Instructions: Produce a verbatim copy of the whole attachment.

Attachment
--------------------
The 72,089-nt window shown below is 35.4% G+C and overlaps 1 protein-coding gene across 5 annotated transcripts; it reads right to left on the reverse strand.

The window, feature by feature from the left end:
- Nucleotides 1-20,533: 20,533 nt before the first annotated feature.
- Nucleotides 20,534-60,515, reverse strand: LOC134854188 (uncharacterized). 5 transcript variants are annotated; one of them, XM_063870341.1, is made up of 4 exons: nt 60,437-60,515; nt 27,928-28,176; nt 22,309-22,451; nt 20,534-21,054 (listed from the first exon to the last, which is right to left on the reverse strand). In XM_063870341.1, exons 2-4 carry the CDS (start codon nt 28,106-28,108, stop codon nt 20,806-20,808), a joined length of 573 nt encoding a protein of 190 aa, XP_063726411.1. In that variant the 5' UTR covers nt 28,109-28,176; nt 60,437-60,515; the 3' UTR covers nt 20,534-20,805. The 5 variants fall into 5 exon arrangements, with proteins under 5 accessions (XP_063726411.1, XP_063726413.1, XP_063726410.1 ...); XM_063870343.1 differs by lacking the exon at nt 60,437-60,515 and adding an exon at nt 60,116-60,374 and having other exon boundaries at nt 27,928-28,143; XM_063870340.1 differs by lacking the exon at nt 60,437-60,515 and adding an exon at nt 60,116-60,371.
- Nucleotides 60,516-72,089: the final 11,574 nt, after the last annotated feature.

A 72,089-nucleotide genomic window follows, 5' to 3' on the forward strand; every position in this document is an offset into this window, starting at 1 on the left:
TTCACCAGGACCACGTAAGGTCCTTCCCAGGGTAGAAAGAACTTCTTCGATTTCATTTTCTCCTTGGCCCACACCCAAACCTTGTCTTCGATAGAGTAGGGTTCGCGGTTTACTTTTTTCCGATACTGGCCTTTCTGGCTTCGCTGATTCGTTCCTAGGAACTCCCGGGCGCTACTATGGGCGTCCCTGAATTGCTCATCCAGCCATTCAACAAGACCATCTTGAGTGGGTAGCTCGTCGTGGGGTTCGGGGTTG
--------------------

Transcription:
The 72,089-nt window shown below is 35.4% G+C and overlaps 1 protein-coding gene across 5 annotated transcripts; it reads right to left on the reverse strand.

The window, feature by feature from the left end:
- Nucleotides 1-20,533: 20,533 nt before the first annotated feature.
- Nucleotides 20,534-60,515, reverse strand: LOC134854188 (uncharacterized). 5 transcript variants are annotated; one of them, XM_063870341.1, is made up of 4 exons: nt 60,437-60,515; nt 27,928-28,176; nt 22,309-22,451; nt 20,534-21,054 (listed from the first exon to the last, which is right to left on the reverse strand). In XM_063870341.1, exons 2-4 carry the CDS (start codon nt 28,106-28,108, stop codon nt 20,806-20,808), a joined length of 573 nt encoding a protein of 190 aa, XP_063726411.1. In that variant the 5' UTR covers nt 28,109-28,176; nt 60,437-60,515; the 3' UTR covers nt 20,534-20,805. The 5 variants fall into 5 exon arrangements, with proteins under 5 accessions (XP_063726411.1, XP_063726413.1, XP_063726410.1 ...); XM_063870343.1 differs by lacking the exon at nt 60,437-60,515 and adding an exon at nt 60,116-60,374 and having other exon boundaries at nt 27,928-28,143; XM_063870340.1 differs by lacking the exon at nt 60,437-60,515 and adding an exon at nt 60,116-60,371.
- Nucleotides 60,516-72,089: the final 11,574 nt, after the last annotated feature.

A 72,089-nucleotide genomic window follows, 5' to 3' on the forward strand; every position in this document is an offset into this window, starting at 1 on the left:
TTCACCAGGACCACGTAAGGTCCTTCCCAGGGTAGAAAGAACTTCTTCGATTTCATTTTCTCCTTGGCCCACACCCAAACCTTGTCTTCGATAGAGTAGGGTTCGCGGTTTACTTTTTTCCGATACTGGCCTTTCTGGCTTCGCTGATTCGTTCCTAGGAACTCCCGGGCGCTACTATGGGCGTCCCTGAATTGCTCATCCAGCCATTCAACAAGACCATCTTGAGTGGGTAGCTCGTCGTGGGGTTCGGGGTTG